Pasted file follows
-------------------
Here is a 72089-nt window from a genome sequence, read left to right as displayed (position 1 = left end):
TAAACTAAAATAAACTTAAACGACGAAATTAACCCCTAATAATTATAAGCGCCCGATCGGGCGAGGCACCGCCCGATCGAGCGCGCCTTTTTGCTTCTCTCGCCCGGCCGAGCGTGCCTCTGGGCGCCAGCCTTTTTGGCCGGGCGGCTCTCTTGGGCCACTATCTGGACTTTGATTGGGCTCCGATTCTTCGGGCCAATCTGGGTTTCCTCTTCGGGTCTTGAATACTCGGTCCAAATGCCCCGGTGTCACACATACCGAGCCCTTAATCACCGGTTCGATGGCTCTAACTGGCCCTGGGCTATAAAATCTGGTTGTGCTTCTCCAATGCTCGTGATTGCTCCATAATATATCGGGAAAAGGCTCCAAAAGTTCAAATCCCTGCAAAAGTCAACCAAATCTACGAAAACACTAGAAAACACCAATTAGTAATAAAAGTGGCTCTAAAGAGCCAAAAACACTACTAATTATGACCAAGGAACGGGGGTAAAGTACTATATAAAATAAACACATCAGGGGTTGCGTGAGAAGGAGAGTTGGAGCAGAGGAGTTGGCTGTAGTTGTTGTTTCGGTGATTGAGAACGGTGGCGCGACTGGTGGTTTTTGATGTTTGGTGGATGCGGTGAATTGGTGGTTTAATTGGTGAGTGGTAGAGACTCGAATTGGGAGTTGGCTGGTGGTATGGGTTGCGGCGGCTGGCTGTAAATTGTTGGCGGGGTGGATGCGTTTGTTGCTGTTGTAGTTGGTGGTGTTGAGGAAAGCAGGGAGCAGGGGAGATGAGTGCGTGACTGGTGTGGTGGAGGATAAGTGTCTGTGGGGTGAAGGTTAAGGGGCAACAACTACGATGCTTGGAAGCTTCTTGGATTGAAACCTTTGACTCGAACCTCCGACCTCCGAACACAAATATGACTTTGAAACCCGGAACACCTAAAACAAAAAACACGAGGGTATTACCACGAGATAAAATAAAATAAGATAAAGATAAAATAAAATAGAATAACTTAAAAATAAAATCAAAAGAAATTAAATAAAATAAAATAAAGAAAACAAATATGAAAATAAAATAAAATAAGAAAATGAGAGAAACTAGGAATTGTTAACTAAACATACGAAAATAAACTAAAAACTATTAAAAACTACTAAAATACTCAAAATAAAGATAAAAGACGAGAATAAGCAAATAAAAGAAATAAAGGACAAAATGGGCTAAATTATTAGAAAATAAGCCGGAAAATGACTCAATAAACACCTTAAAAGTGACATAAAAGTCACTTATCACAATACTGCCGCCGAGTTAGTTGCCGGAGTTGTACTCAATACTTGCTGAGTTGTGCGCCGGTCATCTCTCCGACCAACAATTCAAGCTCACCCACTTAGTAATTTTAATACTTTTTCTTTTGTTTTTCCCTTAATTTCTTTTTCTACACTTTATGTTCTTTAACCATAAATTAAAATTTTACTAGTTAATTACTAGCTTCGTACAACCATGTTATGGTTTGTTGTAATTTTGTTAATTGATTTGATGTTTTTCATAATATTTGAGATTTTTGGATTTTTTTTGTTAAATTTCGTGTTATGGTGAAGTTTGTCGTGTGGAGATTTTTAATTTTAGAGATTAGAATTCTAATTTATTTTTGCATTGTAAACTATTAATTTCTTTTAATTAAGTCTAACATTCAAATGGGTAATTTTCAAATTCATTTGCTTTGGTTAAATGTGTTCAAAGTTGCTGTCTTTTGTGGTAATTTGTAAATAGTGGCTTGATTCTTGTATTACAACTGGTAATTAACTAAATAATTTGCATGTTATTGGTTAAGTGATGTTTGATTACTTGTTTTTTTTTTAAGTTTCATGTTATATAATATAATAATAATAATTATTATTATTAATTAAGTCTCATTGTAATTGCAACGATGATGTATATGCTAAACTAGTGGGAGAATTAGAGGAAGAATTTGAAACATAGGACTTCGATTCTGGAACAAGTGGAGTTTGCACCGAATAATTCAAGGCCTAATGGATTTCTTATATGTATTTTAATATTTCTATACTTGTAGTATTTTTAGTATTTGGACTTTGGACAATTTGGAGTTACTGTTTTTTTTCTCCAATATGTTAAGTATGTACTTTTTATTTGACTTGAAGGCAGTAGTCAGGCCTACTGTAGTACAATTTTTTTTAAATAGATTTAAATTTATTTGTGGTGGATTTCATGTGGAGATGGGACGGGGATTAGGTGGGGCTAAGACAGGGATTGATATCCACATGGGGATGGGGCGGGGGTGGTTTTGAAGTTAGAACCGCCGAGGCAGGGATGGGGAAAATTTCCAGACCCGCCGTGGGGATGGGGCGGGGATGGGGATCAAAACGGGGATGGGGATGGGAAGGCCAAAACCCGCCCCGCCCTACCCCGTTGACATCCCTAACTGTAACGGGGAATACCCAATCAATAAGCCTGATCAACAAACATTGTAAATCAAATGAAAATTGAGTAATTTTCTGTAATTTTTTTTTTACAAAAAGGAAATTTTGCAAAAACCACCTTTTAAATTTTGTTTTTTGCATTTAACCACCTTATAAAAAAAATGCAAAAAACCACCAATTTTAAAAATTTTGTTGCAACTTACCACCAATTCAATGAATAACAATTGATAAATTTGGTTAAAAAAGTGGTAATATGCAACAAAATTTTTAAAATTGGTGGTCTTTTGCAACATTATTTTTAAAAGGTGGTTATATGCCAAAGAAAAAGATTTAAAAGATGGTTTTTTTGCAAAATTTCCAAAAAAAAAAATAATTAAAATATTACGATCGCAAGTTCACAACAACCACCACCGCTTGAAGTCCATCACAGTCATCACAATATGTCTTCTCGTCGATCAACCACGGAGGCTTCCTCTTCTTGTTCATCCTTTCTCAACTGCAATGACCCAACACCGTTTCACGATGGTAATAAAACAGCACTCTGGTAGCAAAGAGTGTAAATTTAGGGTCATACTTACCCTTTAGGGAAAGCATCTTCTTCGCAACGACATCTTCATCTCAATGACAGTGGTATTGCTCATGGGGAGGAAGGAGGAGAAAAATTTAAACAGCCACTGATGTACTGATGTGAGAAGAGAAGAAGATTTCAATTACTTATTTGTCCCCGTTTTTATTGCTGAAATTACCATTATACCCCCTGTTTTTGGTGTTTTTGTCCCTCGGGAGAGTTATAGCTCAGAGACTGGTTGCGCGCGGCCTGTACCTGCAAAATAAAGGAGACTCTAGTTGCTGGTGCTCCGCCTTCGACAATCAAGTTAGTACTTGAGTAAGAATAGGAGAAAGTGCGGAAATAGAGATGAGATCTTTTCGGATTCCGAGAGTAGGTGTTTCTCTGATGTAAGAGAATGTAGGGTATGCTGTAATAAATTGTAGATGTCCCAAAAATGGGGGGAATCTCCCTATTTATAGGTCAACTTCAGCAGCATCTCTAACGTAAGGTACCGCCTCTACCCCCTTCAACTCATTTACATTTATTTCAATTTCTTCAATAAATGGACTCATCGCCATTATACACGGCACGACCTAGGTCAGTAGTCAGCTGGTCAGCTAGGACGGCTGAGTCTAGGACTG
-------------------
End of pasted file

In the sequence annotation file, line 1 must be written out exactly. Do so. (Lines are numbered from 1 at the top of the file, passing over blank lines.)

Here is a 72089-nt window from a genome sequence, read left to right as displayed (position 1 = left end):